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Standardized Tests: An Opportunity Wasted

June 21, 2011

“The US and Britain are suffering dire teacher shortages and increasingly students are being taught the relevant ”tests” by paraprofessionals employed by private companies. It would be tragic to emulate these countries.”

Joanne Orlando opined the above statement in this recent article she wrote for the National Times in Australia. I couldn’t agree more. Why do we put so much emphasis on standardized tests as the primary means of gauging a student’s intellectual capacity and a teacher’s instructional prowess? It’s silly. No question outside the academic realm can be answered on a Scantron, so why do we use them to prepare our youth for success as adults?

Plus, standardized tests are anachronistic. They were useful back when one’s ability to perform a job could actually be judged by such a test. But times have changed. Our new intellectual economy values critical reasoning and creativity more than sheer technical knowledge. After all, we have computers to do our dirty work now.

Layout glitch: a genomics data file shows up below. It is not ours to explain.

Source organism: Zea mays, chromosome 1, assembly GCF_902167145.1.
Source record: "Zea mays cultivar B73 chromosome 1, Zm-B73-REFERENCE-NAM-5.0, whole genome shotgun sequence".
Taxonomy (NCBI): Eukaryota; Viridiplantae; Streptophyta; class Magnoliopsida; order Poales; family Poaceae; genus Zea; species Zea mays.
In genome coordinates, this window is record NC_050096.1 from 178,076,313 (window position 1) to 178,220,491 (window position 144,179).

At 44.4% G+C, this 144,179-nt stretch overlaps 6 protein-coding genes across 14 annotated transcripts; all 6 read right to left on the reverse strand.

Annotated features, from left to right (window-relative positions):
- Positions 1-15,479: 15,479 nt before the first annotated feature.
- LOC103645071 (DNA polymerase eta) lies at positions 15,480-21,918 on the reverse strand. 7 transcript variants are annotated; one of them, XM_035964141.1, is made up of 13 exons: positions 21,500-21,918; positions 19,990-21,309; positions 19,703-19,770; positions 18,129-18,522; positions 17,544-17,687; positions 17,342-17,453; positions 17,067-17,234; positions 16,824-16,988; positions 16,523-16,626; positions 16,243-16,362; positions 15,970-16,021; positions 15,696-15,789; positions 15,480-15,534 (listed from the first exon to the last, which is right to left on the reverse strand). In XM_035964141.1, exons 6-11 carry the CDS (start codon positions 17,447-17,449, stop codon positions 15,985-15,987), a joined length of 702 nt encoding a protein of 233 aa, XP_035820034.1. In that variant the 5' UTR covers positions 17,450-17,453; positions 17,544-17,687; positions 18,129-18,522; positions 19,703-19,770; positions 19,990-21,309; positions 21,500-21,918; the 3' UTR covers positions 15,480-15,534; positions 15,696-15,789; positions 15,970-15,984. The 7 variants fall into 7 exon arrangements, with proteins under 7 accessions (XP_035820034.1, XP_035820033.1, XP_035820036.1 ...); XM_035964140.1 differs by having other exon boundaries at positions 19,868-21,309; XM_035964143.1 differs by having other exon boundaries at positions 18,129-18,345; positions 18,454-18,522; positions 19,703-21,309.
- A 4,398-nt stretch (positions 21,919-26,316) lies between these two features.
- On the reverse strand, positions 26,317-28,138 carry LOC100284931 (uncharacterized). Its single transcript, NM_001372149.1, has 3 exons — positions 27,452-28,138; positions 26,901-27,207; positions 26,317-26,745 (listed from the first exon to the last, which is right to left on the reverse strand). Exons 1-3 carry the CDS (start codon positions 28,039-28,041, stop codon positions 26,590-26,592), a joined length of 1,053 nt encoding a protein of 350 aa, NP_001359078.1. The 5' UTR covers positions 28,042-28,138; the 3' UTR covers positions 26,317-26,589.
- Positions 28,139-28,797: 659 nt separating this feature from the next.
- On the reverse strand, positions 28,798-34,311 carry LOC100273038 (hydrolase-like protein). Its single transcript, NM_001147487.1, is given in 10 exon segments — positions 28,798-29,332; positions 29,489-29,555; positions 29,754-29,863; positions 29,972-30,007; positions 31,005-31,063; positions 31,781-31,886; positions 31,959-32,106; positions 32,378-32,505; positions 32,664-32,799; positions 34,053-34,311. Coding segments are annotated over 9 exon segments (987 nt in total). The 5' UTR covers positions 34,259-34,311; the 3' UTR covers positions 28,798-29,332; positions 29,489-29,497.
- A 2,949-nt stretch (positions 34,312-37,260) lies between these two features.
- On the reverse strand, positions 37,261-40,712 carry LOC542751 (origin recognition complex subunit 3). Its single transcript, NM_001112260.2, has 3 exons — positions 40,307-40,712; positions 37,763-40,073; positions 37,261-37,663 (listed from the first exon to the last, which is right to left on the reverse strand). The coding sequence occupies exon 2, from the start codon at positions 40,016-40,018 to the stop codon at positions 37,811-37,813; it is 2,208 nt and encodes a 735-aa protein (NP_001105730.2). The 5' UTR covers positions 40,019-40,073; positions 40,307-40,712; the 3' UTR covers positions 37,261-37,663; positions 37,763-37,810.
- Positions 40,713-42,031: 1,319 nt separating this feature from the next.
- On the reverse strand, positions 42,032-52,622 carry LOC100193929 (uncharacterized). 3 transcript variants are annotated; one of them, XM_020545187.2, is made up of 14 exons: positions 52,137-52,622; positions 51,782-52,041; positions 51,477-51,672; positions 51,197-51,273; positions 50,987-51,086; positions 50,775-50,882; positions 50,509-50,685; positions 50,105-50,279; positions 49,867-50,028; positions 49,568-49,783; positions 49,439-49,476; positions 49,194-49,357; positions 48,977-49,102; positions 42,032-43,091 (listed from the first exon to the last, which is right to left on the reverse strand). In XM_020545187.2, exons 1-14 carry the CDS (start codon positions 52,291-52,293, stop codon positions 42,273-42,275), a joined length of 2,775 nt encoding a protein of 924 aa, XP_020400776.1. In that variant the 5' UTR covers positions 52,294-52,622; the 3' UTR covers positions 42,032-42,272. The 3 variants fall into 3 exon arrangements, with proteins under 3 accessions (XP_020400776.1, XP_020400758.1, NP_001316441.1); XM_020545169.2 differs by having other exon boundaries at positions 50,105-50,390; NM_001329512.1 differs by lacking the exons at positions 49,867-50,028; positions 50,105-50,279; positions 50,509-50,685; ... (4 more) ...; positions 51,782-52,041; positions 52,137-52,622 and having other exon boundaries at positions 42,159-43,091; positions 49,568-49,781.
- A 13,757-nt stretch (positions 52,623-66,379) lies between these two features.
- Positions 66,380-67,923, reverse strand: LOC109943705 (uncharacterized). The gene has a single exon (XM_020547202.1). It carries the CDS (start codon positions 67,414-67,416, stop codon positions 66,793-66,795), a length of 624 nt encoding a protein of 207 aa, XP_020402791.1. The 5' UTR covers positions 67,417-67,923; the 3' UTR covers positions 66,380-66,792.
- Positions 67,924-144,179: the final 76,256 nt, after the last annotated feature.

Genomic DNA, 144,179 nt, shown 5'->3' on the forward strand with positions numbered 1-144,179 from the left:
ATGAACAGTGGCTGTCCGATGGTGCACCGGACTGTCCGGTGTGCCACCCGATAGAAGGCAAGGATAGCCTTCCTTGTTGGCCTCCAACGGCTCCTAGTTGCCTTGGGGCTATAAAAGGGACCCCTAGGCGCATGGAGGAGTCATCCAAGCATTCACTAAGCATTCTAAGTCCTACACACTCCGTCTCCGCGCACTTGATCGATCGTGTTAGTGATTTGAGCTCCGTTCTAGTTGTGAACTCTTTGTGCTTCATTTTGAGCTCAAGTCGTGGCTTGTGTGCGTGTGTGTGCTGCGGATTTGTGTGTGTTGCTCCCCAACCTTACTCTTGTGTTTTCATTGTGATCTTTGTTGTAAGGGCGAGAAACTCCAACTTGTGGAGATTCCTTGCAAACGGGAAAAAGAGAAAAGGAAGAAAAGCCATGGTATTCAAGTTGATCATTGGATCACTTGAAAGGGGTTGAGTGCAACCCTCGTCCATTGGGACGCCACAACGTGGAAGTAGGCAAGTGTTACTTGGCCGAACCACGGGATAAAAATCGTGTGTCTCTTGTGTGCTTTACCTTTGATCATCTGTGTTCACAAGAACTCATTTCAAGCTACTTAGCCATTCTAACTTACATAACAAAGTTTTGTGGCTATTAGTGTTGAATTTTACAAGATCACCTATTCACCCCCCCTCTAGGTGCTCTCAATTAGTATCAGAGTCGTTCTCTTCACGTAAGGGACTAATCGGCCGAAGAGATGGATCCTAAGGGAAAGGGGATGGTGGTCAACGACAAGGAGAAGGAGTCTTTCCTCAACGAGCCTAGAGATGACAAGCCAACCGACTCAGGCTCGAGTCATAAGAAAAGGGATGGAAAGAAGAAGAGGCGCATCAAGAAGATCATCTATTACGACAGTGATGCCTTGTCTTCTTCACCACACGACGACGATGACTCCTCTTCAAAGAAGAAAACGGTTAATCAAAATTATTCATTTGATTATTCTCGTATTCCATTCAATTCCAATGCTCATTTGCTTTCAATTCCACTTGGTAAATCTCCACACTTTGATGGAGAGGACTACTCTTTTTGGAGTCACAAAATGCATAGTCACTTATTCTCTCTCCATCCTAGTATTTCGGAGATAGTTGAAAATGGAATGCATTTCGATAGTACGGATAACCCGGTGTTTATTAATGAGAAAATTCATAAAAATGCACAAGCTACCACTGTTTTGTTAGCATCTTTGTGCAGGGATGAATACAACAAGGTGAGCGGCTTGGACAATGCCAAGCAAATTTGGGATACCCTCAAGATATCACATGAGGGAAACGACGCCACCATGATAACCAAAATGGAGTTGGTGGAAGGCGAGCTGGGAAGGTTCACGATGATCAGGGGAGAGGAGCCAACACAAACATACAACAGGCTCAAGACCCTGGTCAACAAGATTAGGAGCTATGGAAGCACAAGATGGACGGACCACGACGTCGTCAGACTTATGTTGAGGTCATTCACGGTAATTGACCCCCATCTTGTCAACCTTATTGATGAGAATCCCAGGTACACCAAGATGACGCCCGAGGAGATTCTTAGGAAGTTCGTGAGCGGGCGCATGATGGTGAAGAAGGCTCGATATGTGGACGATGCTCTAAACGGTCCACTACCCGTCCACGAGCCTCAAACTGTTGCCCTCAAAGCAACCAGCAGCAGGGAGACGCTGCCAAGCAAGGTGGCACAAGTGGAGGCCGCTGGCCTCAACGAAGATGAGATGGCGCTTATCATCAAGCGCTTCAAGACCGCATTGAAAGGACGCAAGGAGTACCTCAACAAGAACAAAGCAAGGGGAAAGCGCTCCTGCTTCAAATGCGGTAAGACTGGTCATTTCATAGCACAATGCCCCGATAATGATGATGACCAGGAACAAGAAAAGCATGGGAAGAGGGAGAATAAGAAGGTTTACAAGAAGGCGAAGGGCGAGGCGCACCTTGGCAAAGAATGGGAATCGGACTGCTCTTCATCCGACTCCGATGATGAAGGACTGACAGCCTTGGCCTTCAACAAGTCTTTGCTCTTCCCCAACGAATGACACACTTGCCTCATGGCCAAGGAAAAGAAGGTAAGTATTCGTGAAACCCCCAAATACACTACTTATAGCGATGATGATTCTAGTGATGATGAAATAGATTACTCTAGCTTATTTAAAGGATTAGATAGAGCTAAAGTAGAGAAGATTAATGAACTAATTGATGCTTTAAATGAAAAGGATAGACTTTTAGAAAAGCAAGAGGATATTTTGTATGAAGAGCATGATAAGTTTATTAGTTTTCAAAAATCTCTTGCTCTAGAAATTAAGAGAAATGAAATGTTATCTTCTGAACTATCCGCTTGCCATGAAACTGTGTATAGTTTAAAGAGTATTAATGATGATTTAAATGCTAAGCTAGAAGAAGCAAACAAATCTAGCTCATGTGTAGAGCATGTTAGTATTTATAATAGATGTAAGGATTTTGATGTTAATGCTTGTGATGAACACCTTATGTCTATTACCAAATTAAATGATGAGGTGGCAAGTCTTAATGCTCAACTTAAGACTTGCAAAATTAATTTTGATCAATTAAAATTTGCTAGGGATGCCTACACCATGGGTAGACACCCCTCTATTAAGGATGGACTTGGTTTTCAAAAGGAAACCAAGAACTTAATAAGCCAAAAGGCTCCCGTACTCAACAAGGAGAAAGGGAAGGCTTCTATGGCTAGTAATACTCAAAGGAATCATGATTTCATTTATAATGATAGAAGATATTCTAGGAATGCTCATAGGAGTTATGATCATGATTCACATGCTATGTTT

If we want future generations to flourish, we must change the way we grade our education system. In her article, Joanne states “a primary criticism of such tests in the US is that they cause the states that administer the tests to lower achievement goals – so that standards look like they are rising – and motivate teachers to ”teach to the test”.

Think about our test-obsessed system, and then consider there was a recent Australian study called “Teachers for a Fair Go Project,” in which participating instructors “harnessed and celebrated the talents of individual students. They set up classroom environments that fostered creativity, problem solving and the development of potential, with lessons that related to the students’ interests in the world. They dramatically lifted attendance rates where this was a problem.”

Kids hate school when they know it ends with a test they don’t want to take. But deep down everyone loves to learn. So why don’t we foster an environment that encourages kids to explore their cravings for knowledge and actually enjoy class.

Give a bright mind the opportunity to achieve at something he or she actually cares about, and you’ll be amazed at how we all will benefit.

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